Which begs the question of how can anyone take a treatise about the madness of class warfare and a celebration of anarchy, while criticizing a revolution as being too sensitive, when he’s safely ensconced in the very system he claims is against him, seriously? My god how white, straight, and male, can you be?
We live in a world infinitely more mad and wild than the one Arthur Fleck inhabits. In our world a woman, who was a Conservative plant, stood up at a town hall held by Congresswoman Alexandria Ocasio-Cortez to discuss climate change and endorsed eating babies as a solution. It is a reference to Jonathan Swift’s essay “A Modern Proposal” which was a satiric takedown of the xenophobic and harmful policies of the time. Joker seems almost quaint by comparison.
But none of it matters. I say this because the film all but says so outright, thanks to the ending which I won’t spoil. I’ll just say it’s hilarious considering how pretentious and serious-minded the movie pretended to be only to pull out what is ostensibly a writing trick created by the showrunner of Dallas. It worked for Dallas, not so much for Joker.
Of all the crimes and misdemeanors found in Joker, the worst is its criminal waste of Zazie Beetz. Like Brian Tyree Henry she is a joy no matter what movie she’s in. Phillips and Silver’s script not only wastes her but worse reduces her to essentially an object solely for Arthur’s fantasies. It all burns so much more luminescent due to the film’s almost unbearable mediocrity.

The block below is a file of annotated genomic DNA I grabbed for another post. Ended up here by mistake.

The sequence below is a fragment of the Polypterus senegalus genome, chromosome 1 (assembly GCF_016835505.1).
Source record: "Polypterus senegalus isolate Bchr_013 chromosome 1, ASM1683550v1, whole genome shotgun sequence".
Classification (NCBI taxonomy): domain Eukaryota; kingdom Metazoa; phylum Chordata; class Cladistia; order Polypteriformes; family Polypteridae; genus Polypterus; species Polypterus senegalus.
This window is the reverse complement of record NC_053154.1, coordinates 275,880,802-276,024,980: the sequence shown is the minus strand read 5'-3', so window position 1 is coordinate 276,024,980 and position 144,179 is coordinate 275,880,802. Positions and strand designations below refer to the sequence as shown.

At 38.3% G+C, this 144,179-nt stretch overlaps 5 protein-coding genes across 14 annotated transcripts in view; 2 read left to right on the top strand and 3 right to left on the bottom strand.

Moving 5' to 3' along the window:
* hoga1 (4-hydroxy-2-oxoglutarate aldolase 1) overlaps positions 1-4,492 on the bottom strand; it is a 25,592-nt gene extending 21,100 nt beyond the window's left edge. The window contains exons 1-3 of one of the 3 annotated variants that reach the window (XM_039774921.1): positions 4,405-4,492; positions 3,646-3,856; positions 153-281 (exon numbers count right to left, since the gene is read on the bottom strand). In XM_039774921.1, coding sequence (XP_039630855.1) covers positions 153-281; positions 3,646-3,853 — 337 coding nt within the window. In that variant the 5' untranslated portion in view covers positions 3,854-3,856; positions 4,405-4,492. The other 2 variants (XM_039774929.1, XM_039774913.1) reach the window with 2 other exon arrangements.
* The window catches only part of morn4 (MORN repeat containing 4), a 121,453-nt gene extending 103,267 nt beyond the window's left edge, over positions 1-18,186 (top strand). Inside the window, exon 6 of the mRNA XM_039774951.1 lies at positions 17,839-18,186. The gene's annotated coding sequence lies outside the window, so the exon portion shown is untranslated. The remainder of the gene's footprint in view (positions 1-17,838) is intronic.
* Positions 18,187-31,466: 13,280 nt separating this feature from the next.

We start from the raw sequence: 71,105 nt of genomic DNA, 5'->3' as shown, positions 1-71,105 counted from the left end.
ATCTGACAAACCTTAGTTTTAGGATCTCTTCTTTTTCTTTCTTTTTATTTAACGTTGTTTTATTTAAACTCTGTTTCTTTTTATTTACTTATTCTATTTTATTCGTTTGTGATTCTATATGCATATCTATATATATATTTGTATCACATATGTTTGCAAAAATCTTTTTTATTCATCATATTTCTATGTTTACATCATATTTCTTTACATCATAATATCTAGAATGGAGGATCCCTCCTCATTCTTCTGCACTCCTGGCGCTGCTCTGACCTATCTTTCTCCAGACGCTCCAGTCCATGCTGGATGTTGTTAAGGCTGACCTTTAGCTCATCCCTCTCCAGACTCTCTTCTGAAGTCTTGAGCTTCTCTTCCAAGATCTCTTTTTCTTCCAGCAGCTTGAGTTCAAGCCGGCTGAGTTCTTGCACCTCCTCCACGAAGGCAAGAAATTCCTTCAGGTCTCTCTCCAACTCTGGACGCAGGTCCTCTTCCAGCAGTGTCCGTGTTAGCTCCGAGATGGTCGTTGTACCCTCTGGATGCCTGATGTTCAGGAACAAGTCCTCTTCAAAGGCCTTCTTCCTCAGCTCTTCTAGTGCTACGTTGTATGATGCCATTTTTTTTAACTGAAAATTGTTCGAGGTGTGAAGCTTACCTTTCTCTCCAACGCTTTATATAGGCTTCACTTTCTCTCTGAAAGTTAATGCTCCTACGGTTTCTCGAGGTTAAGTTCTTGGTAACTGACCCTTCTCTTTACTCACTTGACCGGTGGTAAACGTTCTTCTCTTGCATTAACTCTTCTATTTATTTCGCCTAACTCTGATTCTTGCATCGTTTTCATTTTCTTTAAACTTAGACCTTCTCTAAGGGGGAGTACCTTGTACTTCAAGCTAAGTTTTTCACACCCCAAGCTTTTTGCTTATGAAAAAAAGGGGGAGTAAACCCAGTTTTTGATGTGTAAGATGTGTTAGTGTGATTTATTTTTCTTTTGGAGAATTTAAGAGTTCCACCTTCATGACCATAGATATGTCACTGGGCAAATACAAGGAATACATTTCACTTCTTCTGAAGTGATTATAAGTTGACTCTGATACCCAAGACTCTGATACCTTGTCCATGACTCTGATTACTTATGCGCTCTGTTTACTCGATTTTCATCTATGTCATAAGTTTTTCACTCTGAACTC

Joker is a movie so up its own ass, it thinks to have a character who will one day be the “clown prince of crime” starts out as a literal failed clown and a worse stand up comic, is edgy. It is not. It is pedantic and, I’d call it sophomoric, but honestly, sophomores have an excuse, they’re teenagers after all. Phillips and Silver are supposedly two grown men.
The violence is tame while the machismo is exorbitant. It is “try hard” cinema at its apex; the fragile male ego laid bare as it shivers in terror that it might one day have to reckon with the crap we’ve tossed into the streets. But in the end, what makes Joker so tragic is that it’s just so-so.
Muddled and ill-conceived it never rises to basic vulgarity. I have my issues with Zack Snyder’s Batman v. Superman: Dawn of Justice but its failures are because it aims for the stars and burns to a cinder trying to escape the atmosphere. Joker never bothers to leave its own backyard.
Image courtesy of Warner Bros. Pictures